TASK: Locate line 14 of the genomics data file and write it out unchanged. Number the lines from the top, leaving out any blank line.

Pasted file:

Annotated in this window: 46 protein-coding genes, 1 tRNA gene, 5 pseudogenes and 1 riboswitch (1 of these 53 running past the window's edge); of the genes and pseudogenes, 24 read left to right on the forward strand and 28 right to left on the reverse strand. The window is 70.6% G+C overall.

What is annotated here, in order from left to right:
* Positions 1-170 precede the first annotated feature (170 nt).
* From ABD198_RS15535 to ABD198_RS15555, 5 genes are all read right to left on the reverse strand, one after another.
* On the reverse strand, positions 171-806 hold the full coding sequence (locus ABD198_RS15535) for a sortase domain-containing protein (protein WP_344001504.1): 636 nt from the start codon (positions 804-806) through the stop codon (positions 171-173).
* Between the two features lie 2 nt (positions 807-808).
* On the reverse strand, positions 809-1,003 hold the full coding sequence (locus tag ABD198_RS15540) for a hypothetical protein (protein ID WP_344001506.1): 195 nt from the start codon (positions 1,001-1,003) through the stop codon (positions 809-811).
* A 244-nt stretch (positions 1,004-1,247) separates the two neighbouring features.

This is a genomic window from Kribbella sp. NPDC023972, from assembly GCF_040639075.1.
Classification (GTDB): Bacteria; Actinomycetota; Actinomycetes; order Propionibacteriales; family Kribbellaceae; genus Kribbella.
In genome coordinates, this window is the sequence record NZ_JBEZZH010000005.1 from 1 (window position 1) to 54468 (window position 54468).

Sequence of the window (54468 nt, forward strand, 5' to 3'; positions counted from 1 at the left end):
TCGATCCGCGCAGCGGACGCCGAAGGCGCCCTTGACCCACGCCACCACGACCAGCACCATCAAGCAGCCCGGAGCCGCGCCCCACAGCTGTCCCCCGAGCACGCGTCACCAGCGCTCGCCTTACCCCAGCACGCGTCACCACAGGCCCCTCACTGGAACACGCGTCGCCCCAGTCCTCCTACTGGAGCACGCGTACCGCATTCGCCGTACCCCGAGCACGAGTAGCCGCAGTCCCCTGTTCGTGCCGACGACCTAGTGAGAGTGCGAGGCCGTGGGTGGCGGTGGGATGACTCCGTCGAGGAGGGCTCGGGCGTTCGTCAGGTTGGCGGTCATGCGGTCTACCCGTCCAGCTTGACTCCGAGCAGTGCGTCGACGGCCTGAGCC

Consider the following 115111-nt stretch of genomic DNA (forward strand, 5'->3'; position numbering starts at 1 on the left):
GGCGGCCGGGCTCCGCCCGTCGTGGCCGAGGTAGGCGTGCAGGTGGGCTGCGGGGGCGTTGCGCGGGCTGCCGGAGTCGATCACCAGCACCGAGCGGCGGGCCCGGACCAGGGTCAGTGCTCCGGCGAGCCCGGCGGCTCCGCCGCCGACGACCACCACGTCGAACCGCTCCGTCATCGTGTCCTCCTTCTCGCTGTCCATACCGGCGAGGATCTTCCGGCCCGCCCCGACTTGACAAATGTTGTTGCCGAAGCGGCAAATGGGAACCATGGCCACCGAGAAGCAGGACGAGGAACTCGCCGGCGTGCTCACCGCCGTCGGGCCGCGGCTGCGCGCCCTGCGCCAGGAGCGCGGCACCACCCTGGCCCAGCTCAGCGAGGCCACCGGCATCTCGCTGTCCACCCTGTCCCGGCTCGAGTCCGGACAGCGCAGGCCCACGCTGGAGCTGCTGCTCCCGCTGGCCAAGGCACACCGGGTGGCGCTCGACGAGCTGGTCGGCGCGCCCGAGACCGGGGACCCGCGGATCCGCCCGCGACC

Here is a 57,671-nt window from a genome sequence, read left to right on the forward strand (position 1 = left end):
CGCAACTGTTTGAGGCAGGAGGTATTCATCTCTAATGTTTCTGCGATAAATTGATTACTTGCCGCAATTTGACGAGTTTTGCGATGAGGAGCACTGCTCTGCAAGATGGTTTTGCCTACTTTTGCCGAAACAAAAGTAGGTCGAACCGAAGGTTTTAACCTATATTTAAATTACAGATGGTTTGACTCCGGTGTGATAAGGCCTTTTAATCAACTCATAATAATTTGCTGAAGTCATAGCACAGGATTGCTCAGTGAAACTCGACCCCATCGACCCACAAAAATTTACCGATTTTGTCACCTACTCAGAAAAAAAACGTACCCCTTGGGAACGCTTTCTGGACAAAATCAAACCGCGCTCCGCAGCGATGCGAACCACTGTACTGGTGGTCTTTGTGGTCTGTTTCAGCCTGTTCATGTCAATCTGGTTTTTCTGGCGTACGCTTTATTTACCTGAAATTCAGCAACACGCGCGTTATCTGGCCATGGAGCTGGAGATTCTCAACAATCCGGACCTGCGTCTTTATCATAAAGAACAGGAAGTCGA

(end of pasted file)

Consider the following 115111-nt stretch of genomic DNA (forward strand, 5'->3'; position numbering starts at 1 on the left):